Summer sees the fish move to the 50-foot depths out in the middle where they’re pretty much ignored by anglers because the impoundment’s small size makes trolling for them hard work…and relatively boring. Still, the water filling the reservoir is drawn from the cool depths of the upper reservoir. Carried down the hill by a huge pipe, it’s protected from the sun and remains cool all the way to the powerhouse at Bennett Bridge.

September’s longer nights conspire with the flow released by the powerhouse to lower water temperatures enough to draw trout into shallow water. By the middle of the month, the fish move in close enough, especially at dawn and dusk, to be within range of guys casting spoons and spinners from shore.

The hottest action is at the reservoir’s tailrace where the cool, highly oxygenated rapids run at the perfect temperature and pace for trout. A good way to target them is by casting streamers across the current and letting them swing downstream. The fish usually strike when the fly hits the edge of the fast water and straightens out. Hold on tight because the strike is always violent, leading to the phrase: “the drug is in the tug.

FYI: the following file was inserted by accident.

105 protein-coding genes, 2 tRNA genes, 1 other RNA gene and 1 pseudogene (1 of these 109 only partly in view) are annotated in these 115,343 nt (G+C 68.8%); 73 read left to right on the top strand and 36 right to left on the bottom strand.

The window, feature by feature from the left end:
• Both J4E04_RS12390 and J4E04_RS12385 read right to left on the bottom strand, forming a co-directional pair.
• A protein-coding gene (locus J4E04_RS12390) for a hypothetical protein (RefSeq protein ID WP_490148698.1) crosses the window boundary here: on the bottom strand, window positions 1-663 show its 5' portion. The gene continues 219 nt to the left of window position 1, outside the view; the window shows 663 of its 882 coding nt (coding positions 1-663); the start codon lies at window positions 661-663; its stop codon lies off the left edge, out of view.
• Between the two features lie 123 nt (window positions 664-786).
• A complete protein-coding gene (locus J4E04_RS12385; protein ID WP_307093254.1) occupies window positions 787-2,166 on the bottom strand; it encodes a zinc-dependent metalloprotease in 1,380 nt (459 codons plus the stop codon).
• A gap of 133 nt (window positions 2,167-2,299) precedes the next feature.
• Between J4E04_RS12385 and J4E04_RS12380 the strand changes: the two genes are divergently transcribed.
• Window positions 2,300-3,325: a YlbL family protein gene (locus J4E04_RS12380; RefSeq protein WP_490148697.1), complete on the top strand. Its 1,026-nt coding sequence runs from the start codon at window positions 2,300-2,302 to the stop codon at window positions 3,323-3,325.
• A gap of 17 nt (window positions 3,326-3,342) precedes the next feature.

Spinners and spoons cast upstream and across the current produce, too; and worms fished on bottom along the currents edge work after a rain.

Getting to the fish is easy, too. A fishing access site, complete with parking for about 10 cars, sits right off CR 22, between the bridges--one goes over the tailrace, the other over what’s left of the original Salmon River. Another access site is off Hog Back Road, on the east bank. The state’s regular trout regulations govern the water above the reservoir’s dam.

Tailrace Point powerhouse discharge on the left

Friday, August 28, 2015

Fishing in Fulton

By Spider Rybaak

Fishing lesson below Lock #3.

Oswego means different things to different folks. To most, it’s simply the county hugging Lake Ontario’s southeastern corner. History buffs recognize it as Lake Ontario’s oldest port city. And academics think of its SUNY campus, one of the state’s greatest teachers colleges.